Missouri House Democrats have unveiled a government accountability package – the key component of which is a call for the restoration of campaign contribution limits.
House Minority Leader Paul LeVota (D-Independence) points out voters first imposed financing limits in 1994 with 73.9 percent support. Those limits were done away with earlier this year by the General Assembly.
While he wants limits restored, LeVota’s proposal would increase the maximum amounts that could be contributed to candidates. Limits would $500 for a House candidate, $1,000 for a Senate candidate, and $2,000 for a candidate running for statewide office. The old law had limits of $325 for a House candidate, $675 for a Senate candidate, and $1,350 for anyone running for statewide office.
LeVota’s bill would also prohibit political party committees from donating to candidates, saying these committees have been used by both Democrats and Republicans to funnel large amounts of money to candidates while hiding the original funding source. Prior to the limits being abolished, these political party committees were allowed to contribute ten times the amount an individual could donate to a candidate.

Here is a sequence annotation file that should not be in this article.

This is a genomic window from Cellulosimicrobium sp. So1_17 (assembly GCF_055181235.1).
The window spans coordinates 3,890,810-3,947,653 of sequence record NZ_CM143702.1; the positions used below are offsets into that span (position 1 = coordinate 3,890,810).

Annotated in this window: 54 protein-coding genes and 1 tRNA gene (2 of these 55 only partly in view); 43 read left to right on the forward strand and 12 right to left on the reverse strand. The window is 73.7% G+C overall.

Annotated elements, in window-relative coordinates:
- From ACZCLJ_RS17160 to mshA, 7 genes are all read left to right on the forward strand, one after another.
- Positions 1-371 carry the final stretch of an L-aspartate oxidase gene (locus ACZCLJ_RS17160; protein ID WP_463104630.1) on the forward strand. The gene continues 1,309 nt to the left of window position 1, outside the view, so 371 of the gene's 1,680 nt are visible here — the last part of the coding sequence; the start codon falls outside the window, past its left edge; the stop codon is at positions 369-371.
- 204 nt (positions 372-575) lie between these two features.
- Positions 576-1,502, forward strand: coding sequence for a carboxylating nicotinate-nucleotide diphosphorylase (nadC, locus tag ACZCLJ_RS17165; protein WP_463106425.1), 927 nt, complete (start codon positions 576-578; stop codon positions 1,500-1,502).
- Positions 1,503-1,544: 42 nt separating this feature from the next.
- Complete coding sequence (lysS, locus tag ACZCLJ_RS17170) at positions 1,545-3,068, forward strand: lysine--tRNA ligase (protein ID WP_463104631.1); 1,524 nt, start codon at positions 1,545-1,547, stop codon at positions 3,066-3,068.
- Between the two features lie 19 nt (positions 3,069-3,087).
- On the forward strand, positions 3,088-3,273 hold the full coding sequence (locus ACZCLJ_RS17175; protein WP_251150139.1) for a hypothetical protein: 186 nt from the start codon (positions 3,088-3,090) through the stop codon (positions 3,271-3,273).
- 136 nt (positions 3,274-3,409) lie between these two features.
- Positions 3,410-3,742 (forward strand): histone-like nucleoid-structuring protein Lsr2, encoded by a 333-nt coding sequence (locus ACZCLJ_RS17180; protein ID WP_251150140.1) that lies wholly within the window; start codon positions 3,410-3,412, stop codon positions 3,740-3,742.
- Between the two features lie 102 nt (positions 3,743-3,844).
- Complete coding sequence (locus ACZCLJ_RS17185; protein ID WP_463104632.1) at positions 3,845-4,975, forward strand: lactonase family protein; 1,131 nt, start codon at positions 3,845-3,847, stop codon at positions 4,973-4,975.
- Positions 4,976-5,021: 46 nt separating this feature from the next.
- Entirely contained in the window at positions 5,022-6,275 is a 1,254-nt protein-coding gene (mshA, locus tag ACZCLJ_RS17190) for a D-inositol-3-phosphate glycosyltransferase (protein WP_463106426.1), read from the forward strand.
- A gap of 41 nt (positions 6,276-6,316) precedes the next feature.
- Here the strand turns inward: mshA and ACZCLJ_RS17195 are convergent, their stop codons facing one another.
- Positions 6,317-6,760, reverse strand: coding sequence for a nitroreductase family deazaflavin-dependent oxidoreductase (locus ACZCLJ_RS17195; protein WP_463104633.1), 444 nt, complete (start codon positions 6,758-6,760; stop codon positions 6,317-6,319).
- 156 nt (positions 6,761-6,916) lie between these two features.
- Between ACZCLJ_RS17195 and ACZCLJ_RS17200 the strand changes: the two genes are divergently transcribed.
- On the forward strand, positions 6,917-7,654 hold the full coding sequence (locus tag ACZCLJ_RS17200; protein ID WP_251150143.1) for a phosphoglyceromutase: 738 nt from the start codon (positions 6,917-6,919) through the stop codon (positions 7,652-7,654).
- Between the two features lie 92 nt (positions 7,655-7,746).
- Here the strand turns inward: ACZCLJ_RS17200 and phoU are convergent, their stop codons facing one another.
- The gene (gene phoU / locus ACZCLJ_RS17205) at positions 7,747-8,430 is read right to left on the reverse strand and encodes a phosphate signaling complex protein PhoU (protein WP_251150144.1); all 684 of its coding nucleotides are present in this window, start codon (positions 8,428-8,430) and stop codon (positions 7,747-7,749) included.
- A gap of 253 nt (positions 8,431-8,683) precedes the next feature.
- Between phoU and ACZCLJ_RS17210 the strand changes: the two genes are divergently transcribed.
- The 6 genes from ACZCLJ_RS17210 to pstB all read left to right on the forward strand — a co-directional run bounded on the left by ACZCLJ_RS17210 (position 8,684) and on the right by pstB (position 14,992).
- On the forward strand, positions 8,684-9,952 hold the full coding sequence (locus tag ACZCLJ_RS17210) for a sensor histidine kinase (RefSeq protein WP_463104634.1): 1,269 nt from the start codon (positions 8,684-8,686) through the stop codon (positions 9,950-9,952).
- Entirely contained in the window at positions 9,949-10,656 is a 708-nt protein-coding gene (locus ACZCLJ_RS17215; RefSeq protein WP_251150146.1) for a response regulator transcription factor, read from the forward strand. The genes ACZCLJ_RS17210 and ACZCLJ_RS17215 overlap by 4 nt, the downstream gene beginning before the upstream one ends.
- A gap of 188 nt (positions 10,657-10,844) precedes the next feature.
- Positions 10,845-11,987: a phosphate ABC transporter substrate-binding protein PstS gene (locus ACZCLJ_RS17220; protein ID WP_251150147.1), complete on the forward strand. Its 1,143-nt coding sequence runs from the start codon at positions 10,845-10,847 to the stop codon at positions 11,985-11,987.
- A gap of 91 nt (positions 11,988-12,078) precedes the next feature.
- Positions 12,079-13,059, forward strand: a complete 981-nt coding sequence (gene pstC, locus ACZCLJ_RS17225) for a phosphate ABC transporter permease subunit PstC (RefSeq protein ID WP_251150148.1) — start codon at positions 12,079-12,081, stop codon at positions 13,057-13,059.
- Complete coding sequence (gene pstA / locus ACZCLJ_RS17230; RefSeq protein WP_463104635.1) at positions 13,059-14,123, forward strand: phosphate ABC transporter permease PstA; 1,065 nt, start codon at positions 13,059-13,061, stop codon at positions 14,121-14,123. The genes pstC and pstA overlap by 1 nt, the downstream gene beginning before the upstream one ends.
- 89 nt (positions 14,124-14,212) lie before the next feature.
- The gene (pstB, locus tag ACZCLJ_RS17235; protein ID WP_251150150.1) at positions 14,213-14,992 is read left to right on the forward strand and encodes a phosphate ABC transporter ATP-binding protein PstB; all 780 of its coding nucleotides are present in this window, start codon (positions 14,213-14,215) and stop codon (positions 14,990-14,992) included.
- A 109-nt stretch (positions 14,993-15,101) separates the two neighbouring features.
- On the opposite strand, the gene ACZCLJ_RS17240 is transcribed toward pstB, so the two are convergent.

Among the other proposals making up the accountability package is legislation being put forward by Representative Jake Zimmerman (D-Olivette) to close what is being called the revolving door between elected office and the lobbying corps. Lawmakers, statewide elected officials, and members of their staffs would be prohibited from working as paid lobbyists for one year after leaving office or state employment.
Another bill would prohibit state lawmakers from working as paid political consultants while in office. Yet another aims to remove partisanship from the legislative redistricting process by having state demographers follow detailed, geographically based criteria without regard to partisan concerns. The next redistricting cycle begins in 2011.